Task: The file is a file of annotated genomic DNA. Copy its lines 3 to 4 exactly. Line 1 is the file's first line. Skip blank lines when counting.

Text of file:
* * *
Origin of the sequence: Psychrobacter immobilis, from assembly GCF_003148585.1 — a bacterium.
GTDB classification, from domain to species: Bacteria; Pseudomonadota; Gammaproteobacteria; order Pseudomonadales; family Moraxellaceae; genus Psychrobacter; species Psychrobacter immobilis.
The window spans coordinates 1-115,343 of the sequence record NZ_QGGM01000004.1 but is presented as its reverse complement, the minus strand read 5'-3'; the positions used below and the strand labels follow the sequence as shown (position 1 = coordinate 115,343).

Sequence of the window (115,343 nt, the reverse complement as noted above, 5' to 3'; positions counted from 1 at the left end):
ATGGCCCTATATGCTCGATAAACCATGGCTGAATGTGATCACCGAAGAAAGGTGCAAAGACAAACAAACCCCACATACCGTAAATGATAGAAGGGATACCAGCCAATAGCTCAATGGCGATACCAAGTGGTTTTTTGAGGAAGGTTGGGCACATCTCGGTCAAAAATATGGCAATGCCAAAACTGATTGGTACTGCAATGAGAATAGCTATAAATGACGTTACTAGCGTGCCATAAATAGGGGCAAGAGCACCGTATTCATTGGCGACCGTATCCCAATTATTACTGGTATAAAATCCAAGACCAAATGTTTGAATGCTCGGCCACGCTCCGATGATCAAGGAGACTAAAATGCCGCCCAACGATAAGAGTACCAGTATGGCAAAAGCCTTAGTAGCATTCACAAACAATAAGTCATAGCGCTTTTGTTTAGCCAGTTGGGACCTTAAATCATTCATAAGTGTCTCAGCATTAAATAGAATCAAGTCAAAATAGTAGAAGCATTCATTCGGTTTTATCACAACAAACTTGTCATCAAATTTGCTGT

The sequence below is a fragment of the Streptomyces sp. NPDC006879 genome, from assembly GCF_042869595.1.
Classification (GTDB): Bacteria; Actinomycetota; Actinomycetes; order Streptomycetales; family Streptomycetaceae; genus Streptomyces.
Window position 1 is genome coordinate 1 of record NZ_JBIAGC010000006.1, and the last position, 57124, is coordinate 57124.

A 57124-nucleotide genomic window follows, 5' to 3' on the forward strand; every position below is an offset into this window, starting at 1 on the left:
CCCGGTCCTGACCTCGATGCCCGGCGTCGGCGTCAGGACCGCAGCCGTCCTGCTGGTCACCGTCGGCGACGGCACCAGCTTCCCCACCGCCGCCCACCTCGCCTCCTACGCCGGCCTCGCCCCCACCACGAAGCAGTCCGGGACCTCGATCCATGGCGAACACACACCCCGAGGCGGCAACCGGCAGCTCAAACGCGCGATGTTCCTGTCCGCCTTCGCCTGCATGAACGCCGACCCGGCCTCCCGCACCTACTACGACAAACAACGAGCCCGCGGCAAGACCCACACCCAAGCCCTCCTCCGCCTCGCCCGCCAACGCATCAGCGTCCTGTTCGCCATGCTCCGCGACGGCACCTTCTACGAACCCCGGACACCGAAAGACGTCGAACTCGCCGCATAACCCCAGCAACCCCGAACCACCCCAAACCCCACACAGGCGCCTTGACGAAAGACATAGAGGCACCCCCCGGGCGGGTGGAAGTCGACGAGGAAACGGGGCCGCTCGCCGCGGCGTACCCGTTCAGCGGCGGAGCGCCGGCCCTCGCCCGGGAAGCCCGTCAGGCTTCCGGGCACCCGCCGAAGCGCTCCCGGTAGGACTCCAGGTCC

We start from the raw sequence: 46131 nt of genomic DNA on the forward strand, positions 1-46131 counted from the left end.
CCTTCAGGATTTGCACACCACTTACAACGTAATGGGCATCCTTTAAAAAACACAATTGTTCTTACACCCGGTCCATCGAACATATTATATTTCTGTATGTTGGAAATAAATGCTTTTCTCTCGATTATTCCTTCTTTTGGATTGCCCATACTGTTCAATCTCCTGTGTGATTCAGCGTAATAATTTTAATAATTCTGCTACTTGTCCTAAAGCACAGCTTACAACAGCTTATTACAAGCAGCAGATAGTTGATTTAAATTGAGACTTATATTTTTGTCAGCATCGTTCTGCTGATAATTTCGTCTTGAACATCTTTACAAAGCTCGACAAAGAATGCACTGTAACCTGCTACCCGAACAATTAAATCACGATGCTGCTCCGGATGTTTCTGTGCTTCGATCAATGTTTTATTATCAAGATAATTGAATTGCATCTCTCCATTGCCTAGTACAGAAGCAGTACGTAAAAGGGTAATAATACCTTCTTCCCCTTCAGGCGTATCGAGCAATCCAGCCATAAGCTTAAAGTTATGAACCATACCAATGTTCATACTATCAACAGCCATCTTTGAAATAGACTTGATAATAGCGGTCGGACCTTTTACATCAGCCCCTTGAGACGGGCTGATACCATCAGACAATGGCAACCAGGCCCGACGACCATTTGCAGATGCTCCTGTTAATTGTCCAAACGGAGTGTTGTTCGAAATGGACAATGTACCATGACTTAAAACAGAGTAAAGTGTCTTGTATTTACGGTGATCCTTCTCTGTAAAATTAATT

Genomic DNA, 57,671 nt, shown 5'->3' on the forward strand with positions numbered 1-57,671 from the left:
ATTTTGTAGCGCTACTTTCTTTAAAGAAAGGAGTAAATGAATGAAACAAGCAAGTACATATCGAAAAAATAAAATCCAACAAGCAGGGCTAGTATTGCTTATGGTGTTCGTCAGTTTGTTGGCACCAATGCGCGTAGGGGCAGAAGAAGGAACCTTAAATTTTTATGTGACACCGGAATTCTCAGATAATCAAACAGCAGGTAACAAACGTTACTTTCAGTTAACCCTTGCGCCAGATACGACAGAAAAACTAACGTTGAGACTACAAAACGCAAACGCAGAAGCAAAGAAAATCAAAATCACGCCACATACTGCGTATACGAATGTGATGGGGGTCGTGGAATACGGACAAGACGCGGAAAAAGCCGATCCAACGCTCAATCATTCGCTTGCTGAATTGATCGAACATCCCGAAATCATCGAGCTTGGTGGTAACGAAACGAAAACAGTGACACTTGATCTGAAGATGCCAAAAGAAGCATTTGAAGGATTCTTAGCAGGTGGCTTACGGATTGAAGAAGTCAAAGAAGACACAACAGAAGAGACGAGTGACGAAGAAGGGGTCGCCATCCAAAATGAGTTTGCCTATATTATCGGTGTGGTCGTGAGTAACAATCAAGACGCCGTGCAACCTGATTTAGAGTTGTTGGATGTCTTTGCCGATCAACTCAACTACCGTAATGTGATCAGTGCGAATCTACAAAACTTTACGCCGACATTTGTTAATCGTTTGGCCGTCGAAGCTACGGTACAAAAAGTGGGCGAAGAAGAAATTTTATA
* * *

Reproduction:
The window spans coordinates 1-115,343 of the sequence record NZ_QGGM01000004.1 but is presented as its reverse complement, the minus strand read 5'-3'; the positions used below and the strand labels follow the sequence as shown (position 1 = coordinate 115,343).

Sequence of the window (115,343 nt, the reverse complement as noted above, 5' to 3'; positions counted from 1 at the left end):